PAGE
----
BRIEF DESCRIPTION OF THE INVENTION The present invention provides a walker which causes an individual placed therein to undergo a complete reciprocating walking action. The individual is supported above the hips and preferably within the region of the waist by a frame including a four legged portion thereof in the form of a glider which rests upon the floor. The feet of the individual are supported by a pair of foot support members or footboards which undergo a reciprocating movement with respect to one another along cyclic paths of motion. Each of the footboards includes a rigid, generally planar forward portion thereof disposed under the ball of the foot and supported by pivotably mounted lever arms in the region of the toe of the foot. The forward portion of the footboard is pivotably hinged to a separate, rigid, relatively planar rearward portion of the footboard in the region of the arch of the footso that the rearward portion which resides under the heel of the foot is capable of undergoing independent motion relative to the forward portion of the footboard. The rearward portion of the footboard is coupled to an arrangement for imparting the desired cyclic motion to the footboard such as to an endless chain which encircles and extends between a pair of sprockets mounted for rotation about generally parallel, spaced apart axes. With one of the sprockets rotatably driven the chain moves through the cyclic path carrying the footboard with it.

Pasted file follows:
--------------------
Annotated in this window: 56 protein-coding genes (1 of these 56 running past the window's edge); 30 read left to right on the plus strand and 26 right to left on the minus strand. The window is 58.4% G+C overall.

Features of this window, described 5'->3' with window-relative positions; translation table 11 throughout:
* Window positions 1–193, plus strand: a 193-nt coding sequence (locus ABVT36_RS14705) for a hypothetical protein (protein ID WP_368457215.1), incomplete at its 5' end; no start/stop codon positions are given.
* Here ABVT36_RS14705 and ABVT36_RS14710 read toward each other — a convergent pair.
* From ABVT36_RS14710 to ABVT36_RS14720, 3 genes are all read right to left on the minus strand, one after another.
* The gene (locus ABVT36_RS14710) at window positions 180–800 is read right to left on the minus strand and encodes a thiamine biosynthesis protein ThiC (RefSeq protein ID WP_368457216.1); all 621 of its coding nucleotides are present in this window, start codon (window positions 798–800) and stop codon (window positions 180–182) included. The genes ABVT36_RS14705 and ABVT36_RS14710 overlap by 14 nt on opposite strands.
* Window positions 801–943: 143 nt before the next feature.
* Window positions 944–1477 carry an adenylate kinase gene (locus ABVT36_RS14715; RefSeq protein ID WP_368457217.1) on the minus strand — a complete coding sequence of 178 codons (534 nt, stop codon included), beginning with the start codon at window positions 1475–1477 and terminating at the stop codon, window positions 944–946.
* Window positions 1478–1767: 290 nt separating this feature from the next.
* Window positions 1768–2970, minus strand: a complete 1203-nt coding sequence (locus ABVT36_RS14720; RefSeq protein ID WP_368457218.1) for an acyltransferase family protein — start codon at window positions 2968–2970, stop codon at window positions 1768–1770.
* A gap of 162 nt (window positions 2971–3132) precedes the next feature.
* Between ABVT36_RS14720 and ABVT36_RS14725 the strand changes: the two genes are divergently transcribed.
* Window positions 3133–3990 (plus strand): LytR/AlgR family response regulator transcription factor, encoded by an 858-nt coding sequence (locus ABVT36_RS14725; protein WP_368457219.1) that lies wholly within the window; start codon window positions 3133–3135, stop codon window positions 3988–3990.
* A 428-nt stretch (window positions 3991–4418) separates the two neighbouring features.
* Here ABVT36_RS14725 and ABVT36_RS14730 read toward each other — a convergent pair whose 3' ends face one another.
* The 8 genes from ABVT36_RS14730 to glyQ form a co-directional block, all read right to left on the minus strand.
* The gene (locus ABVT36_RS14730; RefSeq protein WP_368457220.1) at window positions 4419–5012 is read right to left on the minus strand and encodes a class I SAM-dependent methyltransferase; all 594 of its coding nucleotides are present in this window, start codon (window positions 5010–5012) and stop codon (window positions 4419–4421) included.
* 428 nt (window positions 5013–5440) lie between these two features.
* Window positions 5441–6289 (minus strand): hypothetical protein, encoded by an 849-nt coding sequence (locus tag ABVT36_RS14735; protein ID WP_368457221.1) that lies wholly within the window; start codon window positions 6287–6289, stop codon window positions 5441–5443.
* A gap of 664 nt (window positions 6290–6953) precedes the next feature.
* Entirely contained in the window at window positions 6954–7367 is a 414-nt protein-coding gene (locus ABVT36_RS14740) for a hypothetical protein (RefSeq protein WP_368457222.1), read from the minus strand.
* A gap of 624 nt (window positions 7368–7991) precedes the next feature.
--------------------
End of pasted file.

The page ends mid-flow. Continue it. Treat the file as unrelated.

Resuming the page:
As the footboards of the walker move through the paths of cyclic motion the feet of the individual are driven in a fashion similar to walking in which each foot is lifted, then moved forward, then dropped and then moved rearward relative to the torso of the individual. The footboards which move through virtually identical paths of cyclic or reciprocating motion are out-ofphase with each other so as to always be at opposite positions within their respective paths. As the footboards pivot relative to the forward portions so as to stretch the arch and raise the heel relative to the ball of each foot as the foot is lifted and started forward. As the foot continues to move forward relative to the torso of the individual the rearward portion of the footboard is lowered relative to the forward portion allowing the arch to contract and the heel to drop. This action causes the ankle to bend and thereby the knee in normal fashion as each leg takes a step. A bracket rigidly affixed at the rear of the rearward portion of each footboard has the upper extremity thereof coupled to the knee of the individual to insure that the knee bends and straightens at the proper places within the walking cycle.